Agents of Mayhem Review — Unique and Stylish, Yet Generic
Agents of Mayhem on PS4, PC and Xbox One is a romp through a wacky world, you just have to get past some tired open-world game tropes first.
As a fan of both traditional comic book superheroes and Volition’s Saints Row games, I was intrigued by the concept of Agents of Mayhem upon its announcement. While I was initially surprised that the developers decided to pursue Agents of Mayhem’s hero squad-based, open world, RPG style experience instead of making true Saints Row V, after seeing more of the trailers and going hands on with the game at E3 this year, Agents of Mayhem was able to win me over in anticipation.
I was looking forward to playing it for its wacky nature and, while the game was enjoyable to play and the characters and world fully delivered on my expectations, Agents of Mayhem surprisingly ended up feeling quite bland and generic at points due to the structure of its open world gameplay and a majority of its missions.
Agents of Mayhem features one of the more wacky and over-the-top premises I have seen for a game recently. An evil society of villains named LEGION — run by the maniacal Doctor Babylon — is causing general chaos and destruction around the world. One of his associates, Persephone Brimstone, goes rogue and creates Mayhem, an organization whose sole task is to protect the world from LEGION’s evil tactics. She is able to recruit a variety of agents who all have their own qualms with LEGION, and the game’s begins as LEGION’s plans start to come to fruition in Seoul, South Korea.
Characters all around are distinct and memorable, from the fame obsessed Agent Hollywood to the obnoxious Justin Bieber-esque villain, August Gaunt. Many moments of the story come off as absurd in good way, and I was constantly laughing throughout most parts of the game; some of the game’s best moments come from simple banter between characters when driving from Point A to Point B during a mission. That is to say that Agent’s of Mayhem’s comedy is flawless; some jokes can feel more forced and sub-par than others, but the good gags definitely outweigh the bad here.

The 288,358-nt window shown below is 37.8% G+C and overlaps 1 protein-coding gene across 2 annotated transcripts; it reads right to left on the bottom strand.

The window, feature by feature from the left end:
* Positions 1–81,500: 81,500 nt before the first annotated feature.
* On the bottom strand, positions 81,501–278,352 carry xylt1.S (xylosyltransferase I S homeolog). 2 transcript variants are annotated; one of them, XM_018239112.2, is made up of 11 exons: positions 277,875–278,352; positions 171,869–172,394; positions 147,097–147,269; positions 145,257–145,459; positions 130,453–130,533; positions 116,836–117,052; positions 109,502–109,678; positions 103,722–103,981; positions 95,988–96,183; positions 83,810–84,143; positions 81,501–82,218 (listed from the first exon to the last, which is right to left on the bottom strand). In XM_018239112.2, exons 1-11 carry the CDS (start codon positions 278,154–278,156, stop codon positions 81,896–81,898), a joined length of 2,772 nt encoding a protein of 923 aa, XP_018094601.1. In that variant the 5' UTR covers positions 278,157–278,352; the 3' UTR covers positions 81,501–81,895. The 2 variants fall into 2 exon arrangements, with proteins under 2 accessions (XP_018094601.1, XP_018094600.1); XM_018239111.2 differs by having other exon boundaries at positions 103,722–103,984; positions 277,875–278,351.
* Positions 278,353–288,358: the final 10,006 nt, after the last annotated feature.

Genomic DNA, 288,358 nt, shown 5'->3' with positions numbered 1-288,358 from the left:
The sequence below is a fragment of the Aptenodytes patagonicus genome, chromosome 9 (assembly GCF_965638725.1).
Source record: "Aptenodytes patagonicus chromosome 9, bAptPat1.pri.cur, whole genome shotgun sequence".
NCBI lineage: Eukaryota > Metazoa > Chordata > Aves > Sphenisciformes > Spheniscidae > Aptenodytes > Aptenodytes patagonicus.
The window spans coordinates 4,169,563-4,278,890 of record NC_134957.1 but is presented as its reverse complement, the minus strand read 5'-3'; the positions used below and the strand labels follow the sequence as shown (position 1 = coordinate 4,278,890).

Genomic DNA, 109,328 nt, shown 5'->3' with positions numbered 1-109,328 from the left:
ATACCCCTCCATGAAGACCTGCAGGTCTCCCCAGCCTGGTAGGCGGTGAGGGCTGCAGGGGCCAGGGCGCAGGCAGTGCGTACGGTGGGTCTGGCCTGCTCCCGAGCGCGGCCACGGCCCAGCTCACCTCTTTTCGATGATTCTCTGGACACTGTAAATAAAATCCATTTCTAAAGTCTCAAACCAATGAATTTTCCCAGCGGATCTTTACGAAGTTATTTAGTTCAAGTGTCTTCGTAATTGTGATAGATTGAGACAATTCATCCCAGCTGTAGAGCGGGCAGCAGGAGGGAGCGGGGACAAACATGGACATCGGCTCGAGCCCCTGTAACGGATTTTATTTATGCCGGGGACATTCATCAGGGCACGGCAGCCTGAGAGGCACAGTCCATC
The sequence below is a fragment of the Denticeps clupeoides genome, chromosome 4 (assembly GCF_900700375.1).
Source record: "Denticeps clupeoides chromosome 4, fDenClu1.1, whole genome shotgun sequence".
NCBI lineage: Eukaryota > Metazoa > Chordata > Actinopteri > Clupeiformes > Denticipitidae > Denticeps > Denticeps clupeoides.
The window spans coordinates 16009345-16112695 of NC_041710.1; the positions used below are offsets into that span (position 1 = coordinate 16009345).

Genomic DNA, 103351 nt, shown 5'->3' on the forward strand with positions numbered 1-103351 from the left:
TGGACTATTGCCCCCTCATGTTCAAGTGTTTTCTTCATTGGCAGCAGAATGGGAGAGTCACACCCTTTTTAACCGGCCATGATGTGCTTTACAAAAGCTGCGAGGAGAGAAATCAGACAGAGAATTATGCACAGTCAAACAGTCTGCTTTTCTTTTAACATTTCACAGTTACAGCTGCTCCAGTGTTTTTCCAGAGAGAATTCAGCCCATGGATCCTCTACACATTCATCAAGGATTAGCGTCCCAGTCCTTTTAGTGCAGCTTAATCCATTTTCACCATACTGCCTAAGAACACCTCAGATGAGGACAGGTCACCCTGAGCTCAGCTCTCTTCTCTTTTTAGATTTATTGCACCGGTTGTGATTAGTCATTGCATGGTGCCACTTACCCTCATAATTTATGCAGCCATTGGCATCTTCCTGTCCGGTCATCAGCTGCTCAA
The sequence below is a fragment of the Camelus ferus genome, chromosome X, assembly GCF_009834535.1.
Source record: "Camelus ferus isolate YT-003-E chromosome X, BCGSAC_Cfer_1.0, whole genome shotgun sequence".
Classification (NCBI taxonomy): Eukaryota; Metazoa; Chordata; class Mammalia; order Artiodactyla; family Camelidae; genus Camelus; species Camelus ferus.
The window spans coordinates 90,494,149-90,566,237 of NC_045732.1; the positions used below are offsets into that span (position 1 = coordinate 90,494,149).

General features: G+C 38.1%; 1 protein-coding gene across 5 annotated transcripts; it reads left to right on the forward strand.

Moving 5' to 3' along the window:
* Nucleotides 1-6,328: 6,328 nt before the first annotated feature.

Many of the cutscenes are also presented via clips of 2D animation akin to Batman: The Animated Series and GI Joe, which helped make the game feel like a more adult take on the Saturday morning cartoon. The game isn’t really for kids, there is quite a bit of swearing and blood to go around. But as someone who grew up watching many 2D action-oriented cartoons, I appreciated the vibe and tone the game went for.
While the Agents of Mayhem’s ending left a lot of be desired and shamelessly sets up for a sequel, I enjoyed the journey to get there, and gave me a couple stand-out game characters of the year that I won’t be forgetting anytime soon. In general, the game’s whole cel-shaded artstyle is very vibrant and colorful, and I almost always had a smile on my face when playing the game. Unfortunately, while the game’s character’s story, characters, and world were very charming, the gameplay loop, while competent, leaves a bit to be desired.
Agents of Mayhem’s gameplay mixes GTA-esque open world exploration with third person shooting RPG mechanics. Each of the game’s characters has unique abilities, weapons, and powers that they can bring onto the field with them. For example, Hollywood has a standard machine gun and a special ability that allows him to fire a rocket out of his chest.
Each character is also able to level up, so beating levels helps net characters new buffs and abilities to use. These can also be customized by the player, so the same Agent may not work exactly the same for two players.
A meter can also be filled by players to unleash a special Mayhem attack, all of which are over the top and come with a special musical cue depending on the character. These range from the former solider Braddock calling a laser down from the sky, to Saints Row inspired character Kingpin playing some hip-hop, causing enemies to stop what they are doing and start dancing. Some agents can feel a bit more overpowered at times, but I still felt compelled to constantly be changing my three-hero party set up as all the agents were charming and played differently.